47. Discover A Dirty Little Secret Of How Deficiency of One’s Emotions and Memories of the Past Negatively Affect Your Spiritual Life!


“Gradually, as the mind becomes progressively spiritualised, withdraw it from sense activities, and by intelligence the senses will be controlled. The mind too absorbed in material activities can be engaged in the service of the Personality of Godhead and become fixed in full transcendental consciousness.” Bhagavata Purana 2.1.18

In the Vedic culture there are specific occupational duties for different stages of life whether it’s brahmacharya – a bachelor student, grihastha – a householder, vanaprastha – a retired and sannyasa – a renunciant.

And the last two stages namely vanaprastha and sannyasa are the most beneficial for practicing spiritual life and focusing on the Supreme because a person is no longer bound by any social obligations.

For people practicing spirituality in any of various forms but nonetheless involved in social affairs (family, economics, other public relations and commitments), it’s quite difficult to remember the ultimate goal of life, God, all the time.



For them their spiritual life is not a solid line, but rather like a dashed one, which means episodic, occurring occasionally and at irregular intervals. They remind themselves of it ideally in the mornings and evenings or may be once a week – on Sunday, but the rest of the time various commitments force them to think of something else.

Moreover, these different social obligations and attachments can absorb one’s mind so much so that the spiritual life, if any, would be very, very shallow. Therefore, in a strict sense, it really begins only when a person has managed to immerse oneself in the authoritative systematic spiritual practice.

Until then, people have to compromise. That is why the Vedic society was arranged in such a way so that there would be a period of life when one could satisfy one’s material desires and ambitions by having tried all the opportunities and roles in the whirl of material life, but with a kind of spiritual understanding obtained during one’s school years.

And in most cases, young people have to juggle multiple material responsibilities as well as spiritual and that in itself creates a problem of reconciling irreconcilable – the material energy and spiritual energy that are by nature diametrically opposed in principle.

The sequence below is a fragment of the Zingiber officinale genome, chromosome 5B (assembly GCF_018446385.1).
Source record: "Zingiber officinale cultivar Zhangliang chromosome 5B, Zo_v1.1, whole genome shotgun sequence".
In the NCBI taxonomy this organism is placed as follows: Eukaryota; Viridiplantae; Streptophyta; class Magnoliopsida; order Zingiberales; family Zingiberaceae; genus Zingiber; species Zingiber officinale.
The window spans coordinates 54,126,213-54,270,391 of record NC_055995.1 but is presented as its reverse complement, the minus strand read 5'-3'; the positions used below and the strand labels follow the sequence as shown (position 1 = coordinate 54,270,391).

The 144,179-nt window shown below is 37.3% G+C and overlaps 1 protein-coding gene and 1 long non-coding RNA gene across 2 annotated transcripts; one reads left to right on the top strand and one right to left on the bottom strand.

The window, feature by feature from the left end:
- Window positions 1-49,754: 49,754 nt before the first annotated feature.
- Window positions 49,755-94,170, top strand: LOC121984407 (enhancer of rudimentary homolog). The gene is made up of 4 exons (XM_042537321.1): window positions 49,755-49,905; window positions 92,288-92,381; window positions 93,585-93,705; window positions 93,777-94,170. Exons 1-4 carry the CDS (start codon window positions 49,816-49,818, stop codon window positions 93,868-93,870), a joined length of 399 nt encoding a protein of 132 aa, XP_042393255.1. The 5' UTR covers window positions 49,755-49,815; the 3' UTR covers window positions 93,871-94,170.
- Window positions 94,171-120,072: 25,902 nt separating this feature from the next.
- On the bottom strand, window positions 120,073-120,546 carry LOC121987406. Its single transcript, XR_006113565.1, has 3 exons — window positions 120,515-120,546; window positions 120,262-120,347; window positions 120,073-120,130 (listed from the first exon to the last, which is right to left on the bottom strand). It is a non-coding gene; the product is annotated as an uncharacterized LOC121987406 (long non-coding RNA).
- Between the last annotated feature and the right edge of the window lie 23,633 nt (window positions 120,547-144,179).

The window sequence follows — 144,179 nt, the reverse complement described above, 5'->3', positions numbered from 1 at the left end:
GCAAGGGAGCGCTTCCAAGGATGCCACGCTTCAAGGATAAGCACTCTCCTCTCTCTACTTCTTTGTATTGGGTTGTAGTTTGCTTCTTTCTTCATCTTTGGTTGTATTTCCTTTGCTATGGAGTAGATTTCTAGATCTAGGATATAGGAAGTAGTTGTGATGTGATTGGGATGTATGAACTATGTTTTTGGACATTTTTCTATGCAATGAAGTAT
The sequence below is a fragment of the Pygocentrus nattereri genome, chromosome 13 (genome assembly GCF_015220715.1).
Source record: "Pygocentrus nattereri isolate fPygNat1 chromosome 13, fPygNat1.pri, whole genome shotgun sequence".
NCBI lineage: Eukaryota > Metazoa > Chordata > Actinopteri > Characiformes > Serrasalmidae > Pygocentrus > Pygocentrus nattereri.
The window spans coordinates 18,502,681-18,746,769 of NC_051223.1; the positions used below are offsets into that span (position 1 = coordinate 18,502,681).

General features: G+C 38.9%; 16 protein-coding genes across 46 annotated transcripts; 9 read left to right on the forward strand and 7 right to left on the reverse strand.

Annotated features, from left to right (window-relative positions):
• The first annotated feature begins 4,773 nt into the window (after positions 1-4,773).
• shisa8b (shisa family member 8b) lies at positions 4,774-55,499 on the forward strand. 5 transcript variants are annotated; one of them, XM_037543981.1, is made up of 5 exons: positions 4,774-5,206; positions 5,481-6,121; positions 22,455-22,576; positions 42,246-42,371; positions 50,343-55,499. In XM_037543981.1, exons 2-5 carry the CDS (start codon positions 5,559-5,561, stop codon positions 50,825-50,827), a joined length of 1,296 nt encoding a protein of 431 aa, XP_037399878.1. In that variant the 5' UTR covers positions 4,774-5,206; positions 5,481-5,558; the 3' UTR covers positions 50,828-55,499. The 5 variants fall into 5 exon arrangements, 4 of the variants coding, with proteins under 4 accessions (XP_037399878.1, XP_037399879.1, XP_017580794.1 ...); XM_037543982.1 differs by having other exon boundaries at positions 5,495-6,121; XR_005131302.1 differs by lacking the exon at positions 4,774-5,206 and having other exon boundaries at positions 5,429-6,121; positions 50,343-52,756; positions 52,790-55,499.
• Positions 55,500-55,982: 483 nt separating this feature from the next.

Material activity is closely related to manipulation of matter, because by nature matter is inert and is controllable to some degree. We observe it and got used to the fact that matter can be controlled and altered by different mechanical and/or chemical processes.

But when we deal with antimatter or transcendence, we’re not in control, there we have to take a subordinate position and start acting in a totally different mode, which is unfamiliar to us. The living beings are accustomed to a superior position to matter, they’re accustomed to the role of an enjoyer who rules it over and manipulates matter.

But the rules of the game are different in spiritual life. Spiritual life means that you are no longer a manipulator but a manipulated, no one owes you but you do. Spiritual life means that the mind performs in a different mode.

And the traditional yoga practice (including proper asanas and proper breathing techniques etc.) helps one to switch to that particular mode. Asanas help to master the body, pranayama helps to master the mind, and they are interrelated and interdependent. It is impossible to practice pranayama if one does not know how to sit properly.

However it all starts with yama niyama stages or just basic human morality. If a person is not moral, honest, simple, respectful etc. he won’t be able to master the other yoga levels. The progression goes from external to internal.

And when a person is in control of one’s body, the body does not cause one any trouble. When a person is in control of one’s senses and the mind, the mind is also more or less obedient, because the mind is a mechanism that can be managed if a person clearly understands what constitutes the human body.



In the Bhagavad Gita, the human body is described as a chariot, senses as horses, intelligence as a driver, mind as the reins, and soul as a passenger. If one has such an understanding then it’s not that hard to manage one’s mind and body and minimise the problems related to them.